SO YOU ARE RUNNING THE DIRT RACE LEADING INTO GATEWAY? “Yeah. My plan is to run the Flo Night race in the late model on Wednesday and then I’m gonna run the sprint car, I think it’s World of Outlaw late models Friday. I’m gonna run both of those, but I didn’t realize until this past weekend that I guess we practice until 6 o’clock at night on Friday, so I’ve got to figure out how I’m gonna get there.”

ARE YOU GOING TO RUN THE EXTREME DIRT SERIES AT MILLBRIDGE LEADING UP TO THE COKE 600? “Yeah, I’ll be there Monday and Tuesday. It looks like we’re not gonna get stuck in Texas for rain or anything, so I plan to be there Monday and Tuesday in the midget. If any of you guys are in the Charlotte area, definitely come out to Millbridge. There will be 40-50 midgets – the same cars we run at the Chili Bowl with a lot of the big names, so it should be an awesome show over there. I’m definitely looking forward to getting back in the midget and running over there.”

DO YOU THINK THEY COULD HAVE A THURSDAY NIGHT THUNDER TYPE OF PROGRAM AT MILLBRIDGE WITH THEIR DIRTVISION CONNECTION? “Yeah, I mean I think what they’ve done with the mini-sprint class is pretty unbelievable. I want to say they started two years ago and they were getting maybe seven or eight cars and now they’re getting 40-45 every week. I actually mentioned to Jeremy and Ashley that I would love for them to start a special midget race once a month because there is already realistically 9 to 10 midgets in the area. I think Larson, Bell, myself, we would all go run over there, especially if it was in a midget every chance we could. I would love to see them maybe do it once a month or once every other month. I know from a purse standpoint it costs a lot more to run the midget guys, but it would be cool. The micro deal has really taken off and to give these micro kids more opportunities to run bigger cars and just get bigger cars in the area, I think, would be really special.”

WHAT ARE YOUR THOUGHTS ON FORD’S PERFORMANCE ON MILE-AND-A-HALF TRACKS THIS YEAR? “I don’t know if the other manufacturers have just caught up and found a lot of speed or what, but Fontana – it’s not a mile-and-a-half, but it races a lot like one. We led 60-some laps and felt like I could have been in the hunt to win the race and made a mistake. Then we go to Vegas and qualified fourth and ran up front. We had a tire go down and I felt really, really good about our mile-and-a-half stuff, but then Kansas was a real struggle for us. I don’t know why that is. It wasn’t just a struggle for us, it was obviously a struggle for all the Ford teams, so I don’t know. I wish I did because it’s definitely something that we’re all kind of scratching our heads and truthfully the Fords have not been off, but we just haven’t been as fast as we were at the beginning of the year the last two, three, four weeks, so I think we’re all trying to figure out what happened and where to find that speed again. That’ll be interesting to see if this week at Texas if we can find anything that honestly leading into the Coke 600. That’s definitely a race you don’t want to be off because it’s a long night if you are.”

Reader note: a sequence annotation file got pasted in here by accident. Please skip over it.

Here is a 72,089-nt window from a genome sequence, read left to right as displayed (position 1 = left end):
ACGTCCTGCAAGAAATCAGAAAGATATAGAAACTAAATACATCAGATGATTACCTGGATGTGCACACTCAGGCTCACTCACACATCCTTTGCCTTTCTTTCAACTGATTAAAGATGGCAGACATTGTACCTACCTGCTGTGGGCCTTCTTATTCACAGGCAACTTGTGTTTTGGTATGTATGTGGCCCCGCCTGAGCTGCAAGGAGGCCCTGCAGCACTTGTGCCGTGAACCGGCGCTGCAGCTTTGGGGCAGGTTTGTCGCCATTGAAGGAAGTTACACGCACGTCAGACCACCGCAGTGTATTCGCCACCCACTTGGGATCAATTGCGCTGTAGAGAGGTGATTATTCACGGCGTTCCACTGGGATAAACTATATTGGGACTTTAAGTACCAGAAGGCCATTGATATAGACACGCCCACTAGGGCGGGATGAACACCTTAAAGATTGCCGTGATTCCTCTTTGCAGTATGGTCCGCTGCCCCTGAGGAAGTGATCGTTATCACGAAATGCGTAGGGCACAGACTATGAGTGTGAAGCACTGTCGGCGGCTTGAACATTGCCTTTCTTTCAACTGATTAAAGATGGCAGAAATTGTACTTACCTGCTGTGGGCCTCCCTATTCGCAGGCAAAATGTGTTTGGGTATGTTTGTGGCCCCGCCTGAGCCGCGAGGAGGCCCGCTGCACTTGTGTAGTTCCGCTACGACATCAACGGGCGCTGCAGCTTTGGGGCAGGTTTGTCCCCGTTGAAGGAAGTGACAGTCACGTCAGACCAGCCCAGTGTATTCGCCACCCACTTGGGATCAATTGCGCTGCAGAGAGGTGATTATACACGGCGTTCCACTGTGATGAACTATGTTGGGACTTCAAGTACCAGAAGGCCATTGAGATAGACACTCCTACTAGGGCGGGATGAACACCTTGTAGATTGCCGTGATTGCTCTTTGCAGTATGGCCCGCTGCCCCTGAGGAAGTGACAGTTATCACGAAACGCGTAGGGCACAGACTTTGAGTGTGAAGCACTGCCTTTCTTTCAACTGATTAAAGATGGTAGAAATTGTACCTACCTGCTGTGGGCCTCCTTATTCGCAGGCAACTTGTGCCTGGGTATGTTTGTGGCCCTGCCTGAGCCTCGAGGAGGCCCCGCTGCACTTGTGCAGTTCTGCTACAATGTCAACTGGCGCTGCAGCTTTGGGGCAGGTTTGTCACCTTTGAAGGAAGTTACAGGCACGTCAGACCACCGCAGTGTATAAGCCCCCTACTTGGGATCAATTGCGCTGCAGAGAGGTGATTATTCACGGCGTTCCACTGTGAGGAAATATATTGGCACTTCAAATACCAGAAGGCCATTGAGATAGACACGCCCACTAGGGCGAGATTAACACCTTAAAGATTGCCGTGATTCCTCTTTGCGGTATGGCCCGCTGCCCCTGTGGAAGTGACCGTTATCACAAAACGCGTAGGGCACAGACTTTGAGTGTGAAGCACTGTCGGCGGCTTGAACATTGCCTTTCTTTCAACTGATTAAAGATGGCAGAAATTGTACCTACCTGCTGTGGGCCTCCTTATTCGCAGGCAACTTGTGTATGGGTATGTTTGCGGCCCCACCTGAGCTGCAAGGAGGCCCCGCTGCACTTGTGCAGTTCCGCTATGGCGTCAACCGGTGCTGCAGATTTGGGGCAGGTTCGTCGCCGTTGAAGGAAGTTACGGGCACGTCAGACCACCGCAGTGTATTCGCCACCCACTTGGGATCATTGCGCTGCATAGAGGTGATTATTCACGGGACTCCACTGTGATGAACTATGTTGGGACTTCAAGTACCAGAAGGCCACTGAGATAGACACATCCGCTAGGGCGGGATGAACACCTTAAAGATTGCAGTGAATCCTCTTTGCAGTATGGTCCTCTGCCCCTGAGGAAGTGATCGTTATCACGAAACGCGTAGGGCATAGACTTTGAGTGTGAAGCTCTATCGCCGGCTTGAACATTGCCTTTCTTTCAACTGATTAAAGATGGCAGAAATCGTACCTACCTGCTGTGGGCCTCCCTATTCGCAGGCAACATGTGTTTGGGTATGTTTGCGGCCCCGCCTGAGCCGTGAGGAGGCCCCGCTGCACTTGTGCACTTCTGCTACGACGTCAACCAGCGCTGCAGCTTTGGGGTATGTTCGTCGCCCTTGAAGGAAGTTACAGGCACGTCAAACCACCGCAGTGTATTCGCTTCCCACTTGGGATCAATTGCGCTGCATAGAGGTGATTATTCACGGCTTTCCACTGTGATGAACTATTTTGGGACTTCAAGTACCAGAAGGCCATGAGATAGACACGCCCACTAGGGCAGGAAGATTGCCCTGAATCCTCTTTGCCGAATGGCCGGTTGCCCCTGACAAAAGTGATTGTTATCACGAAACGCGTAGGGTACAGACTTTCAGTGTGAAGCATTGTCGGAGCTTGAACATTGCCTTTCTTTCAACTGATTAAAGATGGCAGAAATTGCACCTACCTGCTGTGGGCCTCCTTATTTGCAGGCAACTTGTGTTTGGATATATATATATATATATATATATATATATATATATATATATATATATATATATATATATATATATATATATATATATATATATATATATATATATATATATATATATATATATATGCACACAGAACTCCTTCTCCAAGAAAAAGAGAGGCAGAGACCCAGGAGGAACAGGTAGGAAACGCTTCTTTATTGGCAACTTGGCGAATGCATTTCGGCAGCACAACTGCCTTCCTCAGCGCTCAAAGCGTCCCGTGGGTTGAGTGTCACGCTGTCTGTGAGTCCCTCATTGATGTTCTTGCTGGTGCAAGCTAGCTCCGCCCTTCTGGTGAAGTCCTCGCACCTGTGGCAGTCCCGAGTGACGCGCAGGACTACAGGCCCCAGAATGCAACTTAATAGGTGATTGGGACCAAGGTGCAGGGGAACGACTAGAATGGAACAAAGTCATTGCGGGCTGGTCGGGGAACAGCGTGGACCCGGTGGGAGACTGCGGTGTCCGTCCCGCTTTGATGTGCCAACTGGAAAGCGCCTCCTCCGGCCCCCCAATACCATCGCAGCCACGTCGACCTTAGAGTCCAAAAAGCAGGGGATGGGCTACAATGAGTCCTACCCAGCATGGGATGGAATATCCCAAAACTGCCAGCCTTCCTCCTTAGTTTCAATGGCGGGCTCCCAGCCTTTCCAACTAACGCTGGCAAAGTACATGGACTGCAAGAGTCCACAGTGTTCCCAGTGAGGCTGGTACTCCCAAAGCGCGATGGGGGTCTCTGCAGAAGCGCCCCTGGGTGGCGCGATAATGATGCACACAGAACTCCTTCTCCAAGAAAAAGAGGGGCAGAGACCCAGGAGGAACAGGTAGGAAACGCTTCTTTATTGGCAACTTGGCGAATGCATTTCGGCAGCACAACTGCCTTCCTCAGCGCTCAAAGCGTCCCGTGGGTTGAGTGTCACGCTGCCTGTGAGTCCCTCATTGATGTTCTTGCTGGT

DOES IT MATTER IF THEY PUT RESIN ON THE TRACK OR NOT? DO YOU NEED TO KNOW AHEAD OF TIME? “Yeah, I think it’s nice to know, just so you can kind of get an idea of what to expect. I was on the simulator this morning and we were running where there wasn’t any, so that’s kind of what we are anticipating. I think I heard they were gonna maybe test the track today as far as testing grip levels and seeing what they thought, but I think it’s nice to know going in, but I think at the same time Michigan last year we didn’ spray and there was still some left over and it was fine. You could still run up in it. I think Texas will probably be the same.”

WHAT ADVICE WOULD YOU GIVE A YOUNGER CHASE BRISCOE ABOUT LIFE IN RACING? “I would say never in a million years thought I would get to this point in the first place, but just to enjoy the moment and not to get so caught up in the stress of it all. I think that it’s easy to get caught up in the moment and the results, but, at the same time, just to stay appreciative and stay humble to where you’re at. It’s so easy, like I said, to get worried about the points and things like that, but, at the end of the day, just enjoying where you’re at.”

WHAT IS IT LIKE DRIVING TONY’S CAR? “It’s awesome. It’s nerve-wracking at times to have him as a boss. Just to be around your hero to say that you get to have him as a friend, but, yeah, there’s definitely a lot of pressure – for me at least there’s a lot of pressure that comes with that 14 car because I was a fan of it, the success that it had on the track that I watched growing up and I want to carry that legacy on of dirt guys running in it and still going and racing other things, but, yeah, it’s cool. If I could have picked any car in the Cup Series to drive, that would have been the one and to be able to say I get to drive that car for my hero, it’s super special, super humbling and it’s cool that we got it in victory lane this year, but hopefully we can do it a lot more.”



The views and opinions expressed in this article are those of the author and do not necessarily reflect the official policy or position of SpeedwayMedia.com.